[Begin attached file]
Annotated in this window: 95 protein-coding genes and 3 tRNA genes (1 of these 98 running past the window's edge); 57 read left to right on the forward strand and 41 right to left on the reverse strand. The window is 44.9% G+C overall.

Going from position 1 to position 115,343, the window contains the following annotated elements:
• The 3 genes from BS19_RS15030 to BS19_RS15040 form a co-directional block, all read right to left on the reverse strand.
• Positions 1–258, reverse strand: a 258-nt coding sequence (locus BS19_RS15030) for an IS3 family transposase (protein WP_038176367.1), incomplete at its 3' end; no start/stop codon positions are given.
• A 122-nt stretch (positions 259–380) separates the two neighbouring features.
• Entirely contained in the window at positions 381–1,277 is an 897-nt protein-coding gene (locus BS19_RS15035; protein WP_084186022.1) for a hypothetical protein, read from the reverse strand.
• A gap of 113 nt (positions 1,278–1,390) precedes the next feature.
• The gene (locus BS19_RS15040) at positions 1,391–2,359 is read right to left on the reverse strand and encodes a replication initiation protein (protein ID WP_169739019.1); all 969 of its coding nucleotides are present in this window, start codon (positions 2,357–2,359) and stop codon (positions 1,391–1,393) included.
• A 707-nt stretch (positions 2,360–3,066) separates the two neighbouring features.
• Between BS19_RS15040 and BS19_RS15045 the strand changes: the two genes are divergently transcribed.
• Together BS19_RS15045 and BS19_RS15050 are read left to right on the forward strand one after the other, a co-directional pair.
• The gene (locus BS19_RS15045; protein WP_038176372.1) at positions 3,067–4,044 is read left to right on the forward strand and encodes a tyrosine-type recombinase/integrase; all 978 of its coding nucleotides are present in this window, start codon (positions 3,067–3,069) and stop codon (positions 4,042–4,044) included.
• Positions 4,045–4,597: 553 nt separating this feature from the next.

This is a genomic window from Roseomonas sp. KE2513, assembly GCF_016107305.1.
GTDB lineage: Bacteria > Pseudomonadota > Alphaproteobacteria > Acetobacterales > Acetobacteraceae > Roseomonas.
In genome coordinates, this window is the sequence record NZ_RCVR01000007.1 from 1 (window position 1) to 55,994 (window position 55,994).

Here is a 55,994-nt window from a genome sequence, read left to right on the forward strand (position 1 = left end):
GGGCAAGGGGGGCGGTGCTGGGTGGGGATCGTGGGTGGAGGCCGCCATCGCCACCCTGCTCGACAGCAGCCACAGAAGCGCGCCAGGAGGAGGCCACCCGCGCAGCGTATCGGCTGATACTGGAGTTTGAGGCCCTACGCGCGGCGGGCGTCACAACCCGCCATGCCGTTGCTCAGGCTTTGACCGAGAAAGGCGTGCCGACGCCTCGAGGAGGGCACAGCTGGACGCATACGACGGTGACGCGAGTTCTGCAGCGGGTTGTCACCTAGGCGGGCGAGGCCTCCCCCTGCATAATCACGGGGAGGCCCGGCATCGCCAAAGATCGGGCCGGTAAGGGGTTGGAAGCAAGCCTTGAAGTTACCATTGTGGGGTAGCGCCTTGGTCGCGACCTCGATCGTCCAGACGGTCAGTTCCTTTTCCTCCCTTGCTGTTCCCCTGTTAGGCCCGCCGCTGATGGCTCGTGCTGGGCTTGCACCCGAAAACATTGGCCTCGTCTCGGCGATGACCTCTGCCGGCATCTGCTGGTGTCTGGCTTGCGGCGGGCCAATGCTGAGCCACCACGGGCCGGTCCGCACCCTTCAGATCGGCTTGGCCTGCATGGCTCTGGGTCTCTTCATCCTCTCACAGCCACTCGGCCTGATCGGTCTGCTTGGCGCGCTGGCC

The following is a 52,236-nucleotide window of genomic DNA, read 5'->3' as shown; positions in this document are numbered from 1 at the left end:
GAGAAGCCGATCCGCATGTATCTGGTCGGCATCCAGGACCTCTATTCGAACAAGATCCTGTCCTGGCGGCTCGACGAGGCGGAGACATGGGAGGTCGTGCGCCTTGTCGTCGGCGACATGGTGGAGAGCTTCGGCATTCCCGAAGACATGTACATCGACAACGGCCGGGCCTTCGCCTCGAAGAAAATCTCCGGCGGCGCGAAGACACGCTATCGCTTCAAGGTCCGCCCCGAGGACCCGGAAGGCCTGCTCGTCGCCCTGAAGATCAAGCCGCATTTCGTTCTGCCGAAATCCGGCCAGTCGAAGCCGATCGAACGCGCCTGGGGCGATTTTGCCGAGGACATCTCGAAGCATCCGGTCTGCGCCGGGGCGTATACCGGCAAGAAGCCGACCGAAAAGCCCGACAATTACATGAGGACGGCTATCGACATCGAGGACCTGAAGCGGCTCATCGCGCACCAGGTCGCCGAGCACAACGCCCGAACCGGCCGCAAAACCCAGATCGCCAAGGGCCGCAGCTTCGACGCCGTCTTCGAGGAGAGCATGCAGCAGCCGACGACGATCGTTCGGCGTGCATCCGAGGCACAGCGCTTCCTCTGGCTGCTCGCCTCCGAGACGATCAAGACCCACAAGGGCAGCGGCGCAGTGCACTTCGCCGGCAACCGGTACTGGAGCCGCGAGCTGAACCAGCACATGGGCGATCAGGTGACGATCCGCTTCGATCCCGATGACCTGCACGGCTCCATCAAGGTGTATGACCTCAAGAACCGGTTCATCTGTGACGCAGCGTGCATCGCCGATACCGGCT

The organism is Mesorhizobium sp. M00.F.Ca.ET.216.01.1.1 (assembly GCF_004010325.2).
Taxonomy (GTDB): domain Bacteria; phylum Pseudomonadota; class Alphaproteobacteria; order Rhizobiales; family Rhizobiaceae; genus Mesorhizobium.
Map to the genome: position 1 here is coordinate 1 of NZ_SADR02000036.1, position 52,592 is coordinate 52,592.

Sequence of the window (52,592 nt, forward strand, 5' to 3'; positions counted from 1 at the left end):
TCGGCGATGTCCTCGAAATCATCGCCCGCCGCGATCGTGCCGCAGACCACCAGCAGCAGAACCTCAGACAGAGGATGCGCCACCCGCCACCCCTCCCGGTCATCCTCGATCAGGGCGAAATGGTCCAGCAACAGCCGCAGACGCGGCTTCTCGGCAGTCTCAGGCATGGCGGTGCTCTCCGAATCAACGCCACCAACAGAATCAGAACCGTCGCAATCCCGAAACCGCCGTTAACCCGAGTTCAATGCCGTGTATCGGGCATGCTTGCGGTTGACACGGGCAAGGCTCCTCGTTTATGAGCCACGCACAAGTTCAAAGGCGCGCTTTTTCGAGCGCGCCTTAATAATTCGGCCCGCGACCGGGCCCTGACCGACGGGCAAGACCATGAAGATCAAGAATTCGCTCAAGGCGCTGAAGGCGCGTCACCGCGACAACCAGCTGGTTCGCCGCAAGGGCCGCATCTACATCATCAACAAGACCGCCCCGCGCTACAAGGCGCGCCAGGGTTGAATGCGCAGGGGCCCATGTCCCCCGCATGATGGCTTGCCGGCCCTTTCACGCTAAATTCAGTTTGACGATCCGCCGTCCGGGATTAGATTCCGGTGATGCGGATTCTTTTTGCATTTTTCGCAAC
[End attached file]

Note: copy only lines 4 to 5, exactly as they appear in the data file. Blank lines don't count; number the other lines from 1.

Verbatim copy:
• Positions 1–258, reverse strand: a 258-nt coding sequence (locus BS19_RS15030) for an IS3 family transposase (protein WP_038176367.1), incomplete at its 3' end; no start/stop codon positions are given.
• A 122-nt stretch (positions 259–380) separates the two neighbouring features.